Between Two Ancient Capitals. 20,010miles
A late start meant we reached our first destination in the dark. Some young boys trying to play football in the street (the main road was quiet and lit up at night) were made very happy when we replaced their flat ball with a shiny new one from the local shop. Grown-ups nearby may have been less pleased as the new ball bounced in and out of their shops and off at least one surprised head. We had a good wee game though, before peching off to find food. The weather was much kinder too. No snow or hail this time. It was still very cold so high up, and we got the chance of a snowball fight. James dodges a snowball lobbed accurately by Gert. My bike struggled again on all the uphill bits. Gert had organised an effective Bolivian fix for his carburettor using some electrical wire and the others had fuel injection. They noticed the altitude as their bikes lost some power, but I either had to rev mine to daft numbers or just plod slowly upwards patiently. Slowly the landscape changed from green to beige and we were back in the coastal desert.
On arrival at Nazca, we immediately booked up for a flight over the famous Lines in the morning and went for food at the place I'd eaten in last time. Flying over the lines in the early morning light was amazing, and even the flight alone - in the smallest aeroplane I'd ever been in - was well worth the fee. This is 'the astronaut', you may need to click on the picture to enlarge it and make him out! Of course, since we were all gents together in the plane, the pilot felt obliged to entertained us with some mild yet stomach-churning aerobatics. Many references to Biggles, Algie and Ginger were inevitable.
We readied the bikes and headed north on the hot, sandy, dusty PanAmericana. When we reached Ica, Gert had some things to investigate before heading back to Bolivia via the south. We had a tasty final meal together, dining at the Plaza. I gave Gert the address of the excellent Hostal Grau in Chala. They'd taken great care of me some weeks ago.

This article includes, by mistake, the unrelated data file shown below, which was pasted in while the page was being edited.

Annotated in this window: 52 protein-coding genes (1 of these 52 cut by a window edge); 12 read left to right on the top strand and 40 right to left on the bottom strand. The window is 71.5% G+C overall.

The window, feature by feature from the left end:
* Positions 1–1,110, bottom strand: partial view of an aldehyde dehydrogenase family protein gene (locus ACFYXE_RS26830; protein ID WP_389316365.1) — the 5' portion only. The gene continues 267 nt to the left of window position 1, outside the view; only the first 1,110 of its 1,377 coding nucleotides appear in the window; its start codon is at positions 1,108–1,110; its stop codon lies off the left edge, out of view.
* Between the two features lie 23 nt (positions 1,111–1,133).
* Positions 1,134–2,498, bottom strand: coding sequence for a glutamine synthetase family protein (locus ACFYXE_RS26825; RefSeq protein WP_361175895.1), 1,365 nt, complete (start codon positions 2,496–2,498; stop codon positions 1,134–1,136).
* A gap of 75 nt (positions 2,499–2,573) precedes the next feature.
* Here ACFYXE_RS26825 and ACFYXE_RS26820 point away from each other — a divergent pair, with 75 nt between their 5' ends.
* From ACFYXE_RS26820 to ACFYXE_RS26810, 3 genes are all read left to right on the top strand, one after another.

Three 650cc BMWs headed north to Pisco, where we refreshed ourselves with the Peruvian national drink of Pisco Sours, sitting on a balcony overlooking the main square. The heat was a novelty, especially for Will and James who had been living at altitude for three weeks.
Since we were passing through Lima, I had arranged to have a quick evening's meal with Lizzie. Her flat was full of other visitors so we couldn't stay there. Instead, she had booked me into a room in a hostel in Lima. We three had planned to split up and I would have caught them up the next day, but at the very last minute, Will remembered he had ridden over his old MP3 player and had had some trouble finding a new one. I knew the very place in Lima where he could get one. They decided to rest in Lima and luckily, the hostel also had a room for them.
A very pleasant and quite posh pizza was consumed and, for a change, Lizzie even let me pay for it. During the meal she asked if we might like to come into the school in the morning to show the bikes to some children. Will and James thought this would be fun, so in the morning, we had a wee detour. We parked up the fully loaded bikes on the football field and some P2 children quickly surrounded us. They had some excellent questions - "why are you doing this? Why not just look at pictures in books? Why not fly in an aeroplane? Have you seen any llamas/snakes/gorillas/kangaroos/dinosaurs? What's that orange thing?" Very enjoyable. Their English was also very impressive, given it's their second language.
Afterwards, we went north towards the mountains again. Lima stretched forever through streams of fume-belching traffic. Sometimes this traffic seemed to be in cahoots and maybe even in radio contact as they combined to make our continued existence quite a challenge. Eventually we reached more hot, empty desert and began to make some real progress. At last this was new ground for me, I was back on my way.